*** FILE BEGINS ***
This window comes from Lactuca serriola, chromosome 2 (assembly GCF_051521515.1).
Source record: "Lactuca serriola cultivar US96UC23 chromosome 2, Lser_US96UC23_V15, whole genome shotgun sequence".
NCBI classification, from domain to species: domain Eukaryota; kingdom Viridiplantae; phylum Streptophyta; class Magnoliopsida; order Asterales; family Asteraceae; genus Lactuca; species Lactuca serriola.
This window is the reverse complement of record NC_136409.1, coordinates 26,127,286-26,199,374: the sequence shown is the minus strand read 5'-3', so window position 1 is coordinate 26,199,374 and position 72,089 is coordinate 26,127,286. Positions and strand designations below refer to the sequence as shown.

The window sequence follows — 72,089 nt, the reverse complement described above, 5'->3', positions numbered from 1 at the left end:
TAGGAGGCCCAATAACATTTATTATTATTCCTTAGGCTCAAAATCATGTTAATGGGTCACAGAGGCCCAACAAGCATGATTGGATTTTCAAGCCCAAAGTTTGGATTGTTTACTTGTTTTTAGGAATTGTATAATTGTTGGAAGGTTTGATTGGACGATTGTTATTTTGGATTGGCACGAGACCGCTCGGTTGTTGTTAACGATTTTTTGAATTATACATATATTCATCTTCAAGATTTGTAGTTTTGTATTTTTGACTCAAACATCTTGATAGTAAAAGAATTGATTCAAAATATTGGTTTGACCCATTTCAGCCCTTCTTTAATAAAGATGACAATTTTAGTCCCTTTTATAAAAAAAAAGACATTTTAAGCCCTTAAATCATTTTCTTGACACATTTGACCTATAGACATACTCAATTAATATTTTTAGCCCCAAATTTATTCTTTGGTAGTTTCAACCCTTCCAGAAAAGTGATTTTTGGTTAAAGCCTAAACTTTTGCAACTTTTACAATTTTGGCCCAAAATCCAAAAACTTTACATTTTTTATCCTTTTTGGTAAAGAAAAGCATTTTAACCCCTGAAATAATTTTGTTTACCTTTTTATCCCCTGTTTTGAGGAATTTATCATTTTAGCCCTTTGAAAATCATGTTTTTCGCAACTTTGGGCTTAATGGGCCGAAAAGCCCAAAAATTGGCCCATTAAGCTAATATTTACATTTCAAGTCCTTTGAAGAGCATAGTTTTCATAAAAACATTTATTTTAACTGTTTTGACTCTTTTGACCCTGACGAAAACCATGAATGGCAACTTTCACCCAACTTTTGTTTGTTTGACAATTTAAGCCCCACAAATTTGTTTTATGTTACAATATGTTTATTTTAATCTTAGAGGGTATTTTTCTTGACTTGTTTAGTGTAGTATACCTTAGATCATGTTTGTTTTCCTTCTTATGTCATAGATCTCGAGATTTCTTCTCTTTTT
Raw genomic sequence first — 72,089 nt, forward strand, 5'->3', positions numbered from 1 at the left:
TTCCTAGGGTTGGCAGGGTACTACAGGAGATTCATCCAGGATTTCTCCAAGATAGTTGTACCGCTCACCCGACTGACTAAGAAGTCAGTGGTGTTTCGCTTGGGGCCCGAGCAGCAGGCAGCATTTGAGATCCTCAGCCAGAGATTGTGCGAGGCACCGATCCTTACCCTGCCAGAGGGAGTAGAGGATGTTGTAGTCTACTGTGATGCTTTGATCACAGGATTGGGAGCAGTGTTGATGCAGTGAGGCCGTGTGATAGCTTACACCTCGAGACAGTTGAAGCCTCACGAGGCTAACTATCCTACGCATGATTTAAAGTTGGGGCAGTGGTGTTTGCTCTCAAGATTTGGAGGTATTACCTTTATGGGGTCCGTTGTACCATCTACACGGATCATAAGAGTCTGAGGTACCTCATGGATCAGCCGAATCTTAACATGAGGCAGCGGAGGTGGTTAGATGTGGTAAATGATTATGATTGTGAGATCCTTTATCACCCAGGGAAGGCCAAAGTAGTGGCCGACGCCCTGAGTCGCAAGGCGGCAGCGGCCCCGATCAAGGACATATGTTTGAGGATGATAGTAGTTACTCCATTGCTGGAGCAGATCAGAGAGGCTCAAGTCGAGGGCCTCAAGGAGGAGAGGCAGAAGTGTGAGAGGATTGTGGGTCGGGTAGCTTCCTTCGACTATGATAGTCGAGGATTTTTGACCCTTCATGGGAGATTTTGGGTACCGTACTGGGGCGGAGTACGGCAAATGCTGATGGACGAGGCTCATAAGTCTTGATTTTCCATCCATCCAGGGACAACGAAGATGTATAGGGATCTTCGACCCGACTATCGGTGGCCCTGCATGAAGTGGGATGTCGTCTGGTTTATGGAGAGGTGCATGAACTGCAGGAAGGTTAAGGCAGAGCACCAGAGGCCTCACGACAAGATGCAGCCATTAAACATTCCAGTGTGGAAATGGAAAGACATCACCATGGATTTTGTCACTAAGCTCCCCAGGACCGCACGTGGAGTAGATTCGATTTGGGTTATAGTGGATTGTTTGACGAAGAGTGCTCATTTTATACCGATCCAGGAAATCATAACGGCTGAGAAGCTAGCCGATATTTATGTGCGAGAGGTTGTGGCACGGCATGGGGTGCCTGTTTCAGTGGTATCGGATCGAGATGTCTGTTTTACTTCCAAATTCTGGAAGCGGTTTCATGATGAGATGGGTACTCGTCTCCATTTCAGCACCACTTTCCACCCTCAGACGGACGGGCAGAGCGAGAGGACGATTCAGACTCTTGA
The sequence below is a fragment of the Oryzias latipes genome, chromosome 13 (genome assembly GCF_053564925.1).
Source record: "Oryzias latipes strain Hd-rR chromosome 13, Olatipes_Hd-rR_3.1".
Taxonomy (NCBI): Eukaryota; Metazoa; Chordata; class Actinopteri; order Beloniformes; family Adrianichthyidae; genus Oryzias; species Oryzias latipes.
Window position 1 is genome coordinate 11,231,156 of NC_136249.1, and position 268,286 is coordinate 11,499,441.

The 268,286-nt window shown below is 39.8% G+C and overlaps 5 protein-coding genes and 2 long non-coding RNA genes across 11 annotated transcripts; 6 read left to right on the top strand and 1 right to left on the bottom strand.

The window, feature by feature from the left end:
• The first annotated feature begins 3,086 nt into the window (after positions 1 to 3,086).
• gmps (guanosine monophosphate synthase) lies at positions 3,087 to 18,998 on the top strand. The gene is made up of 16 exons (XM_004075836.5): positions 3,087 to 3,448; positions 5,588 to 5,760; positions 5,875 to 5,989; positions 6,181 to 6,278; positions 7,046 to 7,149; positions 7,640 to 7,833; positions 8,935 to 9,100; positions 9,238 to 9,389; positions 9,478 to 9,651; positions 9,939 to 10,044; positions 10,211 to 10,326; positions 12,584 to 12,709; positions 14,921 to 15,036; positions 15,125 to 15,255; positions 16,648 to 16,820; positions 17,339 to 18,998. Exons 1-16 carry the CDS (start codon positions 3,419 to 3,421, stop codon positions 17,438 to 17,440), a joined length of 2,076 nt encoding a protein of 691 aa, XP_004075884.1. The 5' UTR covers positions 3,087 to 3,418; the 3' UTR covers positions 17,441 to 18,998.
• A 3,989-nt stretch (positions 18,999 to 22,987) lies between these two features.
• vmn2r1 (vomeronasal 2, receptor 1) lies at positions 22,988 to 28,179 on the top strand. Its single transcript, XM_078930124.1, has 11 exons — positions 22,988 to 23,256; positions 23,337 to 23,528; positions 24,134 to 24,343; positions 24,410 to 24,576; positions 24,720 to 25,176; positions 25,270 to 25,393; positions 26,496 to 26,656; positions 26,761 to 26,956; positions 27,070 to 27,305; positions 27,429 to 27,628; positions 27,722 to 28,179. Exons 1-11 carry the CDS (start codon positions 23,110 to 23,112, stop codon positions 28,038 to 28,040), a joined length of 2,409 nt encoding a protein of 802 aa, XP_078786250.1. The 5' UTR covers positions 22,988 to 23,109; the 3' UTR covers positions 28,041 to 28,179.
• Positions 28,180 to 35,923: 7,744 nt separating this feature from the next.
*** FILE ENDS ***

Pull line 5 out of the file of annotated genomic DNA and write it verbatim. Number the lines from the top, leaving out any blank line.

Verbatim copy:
The window sequence follows — 72,089 nt, the reverse complement described above, 5'->3', positions numbered from 1 at the left end: